Defendant's Motion raises a plethora of arguments supporting Defendant's contention that he did not infringe a copyright in posting the Count One and Two Videos to YouTube.com. Plaintiff's response attempts to answer only two of them: (1) whether he satisfied prerequisites to copyright suit by applying for copyrights in the videos; and (2) whether his failure to apply for copyrights until October 2013 meant that this Court should give his applications no weight. See Resp. to Mot. to Dismiss at 1-2. Many district courts in this circuit and others, including on motions to dismiss, have " recognized the general principle that a party who fails to address an issue has conceded the issue." Kinetic Concepts, Inc. v. ConvaTec Inc., No. 1:08CV00918, 2010 WL 1667285, at *8-9 (M.D.N.C. Apr. 23, 2010) (considering motion to dismiss and collecting cases for the proposition); see also, e.g., Brand v. N. Carolina Dep't of Crime Control & Pub. Safety, 352 F.Supp.2d 606, 618 (M.D.N.C. 2004); Maryland Elec. Indus. Health Fund v. MESCO, Inc., No. CIV.A. ELH-12-505, 2014 WL 853237, at *7 (D. Md. Feb. 28, 2014).

Before the hearing on the Motion, Plaintiff had failed to address or contest Defendant's assertions that Defendant posted the videos as a fair-use criticism of Plaintiff, or that Plaintiff waived his exclusive rights or gave license to others to use the videos. At the hearing, Plaintiff's counsel conceded several issues, and contested others. For one thing, Plaintiff's counsel admitted that Plaintiff never submitted an application to the U.S. Copyright Office for the Count Two Video. Hearing Tr. at 12-13, Apr. 30, 2014 (docket no. 64) (" THE COURT: Well, didn't he actually though apply for a copyright as to the video entitled Ergun Educated in Cairo, Egypt? MR GIBBS: Not that particular video, no, sir." ). Therefore, as explained further herein, Plaintiff has not satisfied an essential precondition for suing Defendant for infringement of the Count Two Video, and I will dismiss that claim. See Apple Barrel Prods., Inc. v. Beard, 730 F.2d 384, 386-87 (5th Cir. 1984) (finding that to bring suit for copyright infringement, a plaintiff must " prove payment of the required fee, deposit of the work in question, and receipt by the Copyright Office of a registration application." ).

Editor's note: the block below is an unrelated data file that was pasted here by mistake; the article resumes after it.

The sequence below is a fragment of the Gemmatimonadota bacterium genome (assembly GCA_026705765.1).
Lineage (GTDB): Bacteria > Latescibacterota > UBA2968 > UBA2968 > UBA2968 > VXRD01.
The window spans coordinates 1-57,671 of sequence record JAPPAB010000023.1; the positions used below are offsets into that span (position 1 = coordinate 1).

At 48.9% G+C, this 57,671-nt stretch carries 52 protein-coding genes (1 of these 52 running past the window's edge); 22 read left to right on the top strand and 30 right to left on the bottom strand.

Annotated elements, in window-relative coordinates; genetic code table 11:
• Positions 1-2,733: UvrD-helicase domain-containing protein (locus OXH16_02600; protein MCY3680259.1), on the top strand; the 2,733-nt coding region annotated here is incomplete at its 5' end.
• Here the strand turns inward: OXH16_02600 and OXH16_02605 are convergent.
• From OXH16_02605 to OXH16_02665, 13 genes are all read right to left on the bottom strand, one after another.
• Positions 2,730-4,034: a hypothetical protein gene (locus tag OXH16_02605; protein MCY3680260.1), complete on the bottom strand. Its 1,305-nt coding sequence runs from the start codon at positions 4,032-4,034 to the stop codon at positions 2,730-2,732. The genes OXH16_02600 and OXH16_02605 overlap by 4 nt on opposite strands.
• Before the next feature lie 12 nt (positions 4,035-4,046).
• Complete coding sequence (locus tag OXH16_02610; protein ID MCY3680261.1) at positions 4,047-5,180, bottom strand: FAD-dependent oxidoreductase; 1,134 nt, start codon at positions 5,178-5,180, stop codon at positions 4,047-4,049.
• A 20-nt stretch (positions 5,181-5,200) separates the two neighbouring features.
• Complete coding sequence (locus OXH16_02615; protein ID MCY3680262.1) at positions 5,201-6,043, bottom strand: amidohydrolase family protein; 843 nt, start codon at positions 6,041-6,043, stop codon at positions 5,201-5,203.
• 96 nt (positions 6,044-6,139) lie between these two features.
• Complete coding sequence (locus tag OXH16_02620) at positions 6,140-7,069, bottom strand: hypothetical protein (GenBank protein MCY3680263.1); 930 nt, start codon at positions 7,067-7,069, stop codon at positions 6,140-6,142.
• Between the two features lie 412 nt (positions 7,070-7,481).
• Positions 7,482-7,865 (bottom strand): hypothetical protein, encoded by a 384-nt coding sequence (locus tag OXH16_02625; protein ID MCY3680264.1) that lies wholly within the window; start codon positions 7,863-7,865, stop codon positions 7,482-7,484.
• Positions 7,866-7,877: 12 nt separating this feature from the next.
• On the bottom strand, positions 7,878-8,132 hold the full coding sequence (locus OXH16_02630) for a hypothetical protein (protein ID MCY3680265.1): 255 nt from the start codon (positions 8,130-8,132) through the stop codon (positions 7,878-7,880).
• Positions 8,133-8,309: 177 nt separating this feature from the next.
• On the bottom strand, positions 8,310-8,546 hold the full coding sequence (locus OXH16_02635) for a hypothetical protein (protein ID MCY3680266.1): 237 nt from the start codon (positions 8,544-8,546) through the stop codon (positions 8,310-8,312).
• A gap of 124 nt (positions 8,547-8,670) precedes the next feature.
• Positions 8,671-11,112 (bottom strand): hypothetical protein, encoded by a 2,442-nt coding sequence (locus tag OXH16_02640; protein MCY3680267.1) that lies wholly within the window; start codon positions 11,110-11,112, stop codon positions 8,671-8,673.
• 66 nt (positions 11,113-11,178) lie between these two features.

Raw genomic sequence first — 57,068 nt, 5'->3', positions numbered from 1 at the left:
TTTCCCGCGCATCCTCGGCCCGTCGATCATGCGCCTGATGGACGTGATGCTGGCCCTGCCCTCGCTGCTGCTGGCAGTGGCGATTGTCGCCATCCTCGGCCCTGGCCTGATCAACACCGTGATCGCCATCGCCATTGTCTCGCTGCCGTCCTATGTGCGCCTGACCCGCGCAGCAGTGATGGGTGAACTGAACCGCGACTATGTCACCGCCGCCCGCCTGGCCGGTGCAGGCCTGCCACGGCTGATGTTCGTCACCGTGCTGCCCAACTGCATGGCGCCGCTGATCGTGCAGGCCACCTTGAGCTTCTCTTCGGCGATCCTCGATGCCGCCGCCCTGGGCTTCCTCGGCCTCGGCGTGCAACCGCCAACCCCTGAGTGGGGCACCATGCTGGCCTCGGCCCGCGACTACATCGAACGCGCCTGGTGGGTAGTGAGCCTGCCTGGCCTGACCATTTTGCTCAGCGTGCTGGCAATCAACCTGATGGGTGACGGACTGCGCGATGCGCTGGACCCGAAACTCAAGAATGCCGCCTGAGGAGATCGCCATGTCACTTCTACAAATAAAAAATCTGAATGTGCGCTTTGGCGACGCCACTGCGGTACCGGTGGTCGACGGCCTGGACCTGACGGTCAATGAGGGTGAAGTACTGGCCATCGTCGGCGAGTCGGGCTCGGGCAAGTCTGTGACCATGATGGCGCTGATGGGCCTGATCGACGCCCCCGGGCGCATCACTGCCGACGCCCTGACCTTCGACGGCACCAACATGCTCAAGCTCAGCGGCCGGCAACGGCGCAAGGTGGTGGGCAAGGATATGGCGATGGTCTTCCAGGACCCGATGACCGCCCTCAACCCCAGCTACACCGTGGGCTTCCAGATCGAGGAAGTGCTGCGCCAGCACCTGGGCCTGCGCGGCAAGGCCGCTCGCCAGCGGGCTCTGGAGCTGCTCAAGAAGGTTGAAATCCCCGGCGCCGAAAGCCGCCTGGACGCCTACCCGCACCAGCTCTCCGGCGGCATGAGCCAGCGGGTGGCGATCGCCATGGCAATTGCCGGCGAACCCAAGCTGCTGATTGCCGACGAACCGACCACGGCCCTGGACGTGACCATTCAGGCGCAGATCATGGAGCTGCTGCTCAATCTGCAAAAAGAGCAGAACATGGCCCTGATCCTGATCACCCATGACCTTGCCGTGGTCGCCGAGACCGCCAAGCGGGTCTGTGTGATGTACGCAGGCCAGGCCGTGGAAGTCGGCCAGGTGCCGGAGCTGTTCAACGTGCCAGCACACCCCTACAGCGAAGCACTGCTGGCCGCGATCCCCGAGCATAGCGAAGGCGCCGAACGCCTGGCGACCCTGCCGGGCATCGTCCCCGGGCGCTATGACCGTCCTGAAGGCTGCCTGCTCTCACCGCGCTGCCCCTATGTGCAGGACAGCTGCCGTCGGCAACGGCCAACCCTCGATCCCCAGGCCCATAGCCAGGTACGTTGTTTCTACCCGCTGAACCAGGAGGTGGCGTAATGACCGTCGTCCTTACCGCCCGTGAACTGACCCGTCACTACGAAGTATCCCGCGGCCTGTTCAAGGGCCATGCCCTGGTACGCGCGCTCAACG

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Plaintiff's counsel also conceded that Plaintiff is a public figure. During the hearing, he called Plaintiff " a college pres[ident]," and asserted that he " has written a number of books," and that he " is someone that is out in the public square." Hearing Tr. at 10, Apr. 30, 2014 (docket no. 64). He later compared Plaintiff to " authors, public speakers, [and] educational leaders," and noted Plaintiff acts as a " spokesperson and as an academ[ician]." Id. at 10, 28. Indeed, the United States Marines wanted to hear him speak such that Plaintiff " donated the event . . . almost like a pro bono or a charity event for the Military" when he made his presentation in the Count One Video, and Plaintiff's counsel suggested Plaintiff was donated his travel expenses. Id. at 11, 14. Plaintiff only partially contested that he waived or gave license for others to use the Count One and Count Two Videos. Although Plaintiff could not remember coming to any oral or written agreement with the U.S. Marines about his presentations, he asserted he gave those presentations with the personal understanding that he would retain the rights to his work. Plaintiff avers that he could not find any written agreement concerning these presentations. Although Plaintiff has not filed suit against the United States government for releasing the Count One Video through a FOIA request, Plaintiff asserted that he still considered the content his own.